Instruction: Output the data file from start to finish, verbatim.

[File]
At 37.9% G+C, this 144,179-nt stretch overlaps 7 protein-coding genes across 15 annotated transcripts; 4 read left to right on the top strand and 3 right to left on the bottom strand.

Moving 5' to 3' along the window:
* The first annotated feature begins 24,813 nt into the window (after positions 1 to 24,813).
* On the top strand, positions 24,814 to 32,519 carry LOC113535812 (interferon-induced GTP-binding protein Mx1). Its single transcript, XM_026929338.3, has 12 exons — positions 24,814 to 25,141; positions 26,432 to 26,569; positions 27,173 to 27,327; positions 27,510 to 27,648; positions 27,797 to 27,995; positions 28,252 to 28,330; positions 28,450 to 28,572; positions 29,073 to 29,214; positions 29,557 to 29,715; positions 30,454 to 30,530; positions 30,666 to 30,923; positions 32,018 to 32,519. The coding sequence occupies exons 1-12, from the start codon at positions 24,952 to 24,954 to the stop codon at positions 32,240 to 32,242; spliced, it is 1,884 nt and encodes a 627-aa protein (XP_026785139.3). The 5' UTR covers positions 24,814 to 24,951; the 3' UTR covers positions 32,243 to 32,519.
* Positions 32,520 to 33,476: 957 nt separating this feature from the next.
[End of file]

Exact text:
At 37.9% G+C, this 144,179-nt stretch overlaps 7 protein-coding genes across 15 annotated transcripts; 4 read left to right on the top strand and 3 right to left on the bottom strand.

Moving 5' to 3' along the window:
* The first annotated feature begins 24,813 nt into the window (after positions 1 to 24,813).
* On the top strand, positions 24,814 to 32,519 carry LOC113535812 (interferon-induced GTP-binding protein Mx1). Its single transcript, XM_026929338.3, has 12 exons — positions 24,814 to 25,141; positions 26,432 to 26,569; positions 27,173 to 27,327; positions 27,510 to 27,648; positions 27,797 to 27,995; positions 28,252 to 28,330; positions 28,450 to 28,572; positions 29,073 to 29,214; positions 29,557 to 29,715; positions 30,454 to 30,530; positions 30,666 to 30,923; positions 32,018 to 32,519. The coding sequence occupies exons 1-12, from the start codon at positions 24,952 to 24,954 to the stop codon at positions 32,240 to 32,242; spliced, it is 1,884 nt and encodes a 627-aa protein (XP_026785139.3). The 5' UTR covers positions 24,814 to 24,951; the 3' UTR covers positions 32,243 to 32,519.
* Positions 32,520 to 33,476: 957 nt separating this feature from the next.